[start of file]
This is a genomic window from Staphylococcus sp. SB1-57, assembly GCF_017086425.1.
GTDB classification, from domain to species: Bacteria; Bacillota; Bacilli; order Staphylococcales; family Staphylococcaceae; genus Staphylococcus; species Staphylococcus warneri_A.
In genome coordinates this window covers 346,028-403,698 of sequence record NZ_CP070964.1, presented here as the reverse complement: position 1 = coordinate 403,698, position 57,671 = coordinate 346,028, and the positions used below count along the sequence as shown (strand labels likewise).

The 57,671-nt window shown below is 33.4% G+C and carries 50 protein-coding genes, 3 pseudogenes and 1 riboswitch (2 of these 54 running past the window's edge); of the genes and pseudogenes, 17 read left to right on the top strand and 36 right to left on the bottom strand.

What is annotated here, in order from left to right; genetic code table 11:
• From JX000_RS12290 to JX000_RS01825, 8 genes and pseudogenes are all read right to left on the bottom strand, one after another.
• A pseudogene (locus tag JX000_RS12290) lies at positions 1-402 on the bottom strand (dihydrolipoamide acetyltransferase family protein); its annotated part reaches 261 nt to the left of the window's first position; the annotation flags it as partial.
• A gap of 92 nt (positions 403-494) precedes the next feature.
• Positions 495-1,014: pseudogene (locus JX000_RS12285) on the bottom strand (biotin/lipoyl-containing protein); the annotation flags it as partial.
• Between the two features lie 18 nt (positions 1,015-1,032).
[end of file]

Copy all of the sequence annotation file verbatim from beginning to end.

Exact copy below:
This is a genomic window from Staphylococcus sp. SB1-57, assembly GCF_017086425.1.
GTDB classification, from domain to species: Bacteria; Bacillota; Bacilli; order Staphylococcales; family Staphylococcaceae; genus Staphylococcus; species Staphylococcus warneri_A.
In genome coordinates this window covers 346,028-403,698 of sequence record NZ_CP070964.1, presented here as the reverse complement: position 1 = coordinate 403,698, position 57,671 = coordinate 346,028, and the positions used below count along the sequence as shown (strand labels likewise).

The 57,671-nt window shown below is 33.4% G+C and carries 50 protein-coding genes, 3 pseudogenes and 1 riboswitch (2 of these 54 running past the window's edge); of the genes and pseudogenes, 17 read left to right on the top strand and 36 right to left on the bottom strand.

What is annotated here, in order from left to right; genetic code table 11:
• From JX000_RS12290 to JX000_RS01825, 8 genes and pseudogenes are all read right to left on the bottom strand, one after another.
• A pseudogene (locus tag JX000_RS12290) lies at positions 1-402 on the bottom strand (dihydrolipoamide acetyltransferase family protein); its annotated part reaches 261 nt to the left of the window's first position; the annotation flags it as partial.
• A gap of 92 nt (positions 403-494) precedes the next feature.
• Positions 495-1,014: pseudogene (locus JX000_RS12285) on the bottom strand (biotin/lipoyl-containing protein); the annotation flags it as partial.
• Between the two features lie 18 nt (positions 1,015-1,032).